traumatic-brain-injuries-treatment
By Medicover Hospitals / 26 September 2021

Home | Blog | Traumatic Brain Injuries (TBI) Treatment
  • India is the World’s second most popular country in facing the emergence of a hidden occurrence of neurological disability diseases.
  • Neurological disability is likely to join these public health concerns as a sudden, widespread occurrence of an undesirable phenomenon. Due to 3 emerging health trends:
    • An increase in traumatic brain injuries (TBI) from road traffic accidents (RTA)
    • An increase in the incidence of age-related dementia
    • An increase in the stroke incidence.
  • Severe traumatic brain injury (TBI) has been one of the major causes of death. In India, the incidence of head injury is steadily increasing with urbanization and an increasing vehicular population. Among the road traffic accidents, 70% have a head injury, among road accident deaths 70% are due to head injury. Most deaths occur during the first 72 hours.
  • Article Context:

    1. What is a Head Injury?
    2. Symptoms
    3. Medication
    4. Surgery
    5. Rehabilitation
    6. Frequently Asked Questions

    What is a Head Injury?

  • A head injury is any sort of injury to your brain, skull, or scalp. This can range from a mild bump or bruise to a traumatic brain injury. Common head injuries include concussions, skull fractures, and scalp wounds. The consequences and treatments vary, depending on what caused your head injury and how severe it is.
  • Head injuries may be closed or open. A closed head injury is any injury that doesn’t break your skull. An open, or penetrating, head injury is one in which something breaks your skull and enters your brain.
  • It’s hard to assess how serious a head injury is just by looking. Some minor head injuries bleed a lot, while some major injuries don’t bleed at all. It’s important to treat all head injuries seriously and get them assessed by a doctor.
  • Head injuries caused by a blow to the head are usually associated with:
    • Motor vehicle accidents
    • Pedestrian and Bicycling Accidents
    • Slips, Trips, and falls
    • Being hit by a blunt of a falling object
    • Assault and battery
    • Domestic violence and child abuse
  • In most cases, your skull will protect your brain from serious harm.
  • Symptoms

  • Your head has more blood vessels than any other part of your body, so bleeding on the surface of your brain or within your brain is a serious concern in head injuries. Many symptoms of serious brain injury won’t appear right away. You should always continue to monitor your symptoms for several days after you injure your head.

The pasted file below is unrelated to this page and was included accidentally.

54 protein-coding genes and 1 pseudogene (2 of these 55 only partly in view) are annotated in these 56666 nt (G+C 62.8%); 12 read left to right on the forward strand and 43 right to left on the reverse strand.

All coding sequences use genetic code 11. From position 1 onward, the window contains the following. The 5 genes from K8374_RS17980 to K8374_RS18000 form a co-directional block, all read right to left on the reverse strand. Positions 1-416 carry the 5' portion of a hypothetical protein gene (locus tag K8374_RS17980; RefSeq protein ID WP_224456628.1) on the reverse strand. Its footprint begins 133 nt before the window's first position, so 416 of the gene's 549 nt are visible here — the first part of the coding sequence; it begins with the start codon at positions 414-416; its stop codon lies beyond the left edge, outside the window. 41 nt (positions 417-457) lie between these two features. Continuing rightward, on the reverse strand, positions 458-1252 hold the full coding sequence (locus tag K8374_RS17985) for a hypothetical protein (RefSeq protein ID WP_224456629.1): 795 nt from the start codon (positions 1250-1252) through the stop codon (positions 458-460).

• Common symptoms of a minor head injury include:
    • Headache
    • A spinning sensation
    • Mild confusion
    • Nausea
    • Temporary ringing in the ears
    • A loss of consciousness
    • Seizures
    • Vomiting
    • Balance or coordination problems
    • Serious disorientation
    • An inability to focus the eyes
    • Abnormal eye movements
    • A loss of muscle control
    • Memory loss
    • Changes in mood

    Medication

  • If you have suffered a severe brain injury, you may be given anti-seizure medication. You’re at risk for seizures in the week following your accident.
  • If your injury is very serious, you may be given medication to put you in an induced coma. This may be an appropriate treatment if your blood vessels are damaged. When you’re in a coma, your brain doesn’t need as much oxygen and nutrients as it normally does.
  • Surgery

  • It may be necessary to do emergency surgery to prevent further damage to your brain. For example, your doctors may need to operate to remove a hematoma, repair your skull, or release some of the pressure in your skull.
  • Rehabilitation

  • If you’ve suffered a serious brain injury, you’ll most likely need rehabilitation to regain full brain function. The type of rehabilitation you get will depend on what functionality you have lost as a result of your injury. People who have suffered a brain injury will often need help regaining mobility and speech.
  • Frequently Asked Questions:

    All brain injuries are known as acquired brain injuries. Traumatic and non-traumatic gained brain damage are the two forms of acquired brain injury. An external force causes a traumatic brain injury (TBI), which is defined as a change in brain function or other symptoms of brain pathology.

    Concussions are a minor form of TBI. Mild types, create transitory symptoms that normally fade away a few days or weeks after the injury. The most severe TBIs can result in irreversible brain damage, coma, or death.

    The vast majority of recovery from a catastrophic brain injury occurs within the first two years of injury; after that, the brain-injured patient faces an uncertain future. Further improvement is reported in some patients even 5-10 years after the damage.

    TBI symptoms frequently develop and worsen. Worsening symptoms can last for months or years following a brain injury and have a significant impact on quality of life. Traumatic brain damage can put you at risk for behavioral issues and nervous system diseases like Alzheimer's and Parkinson's.

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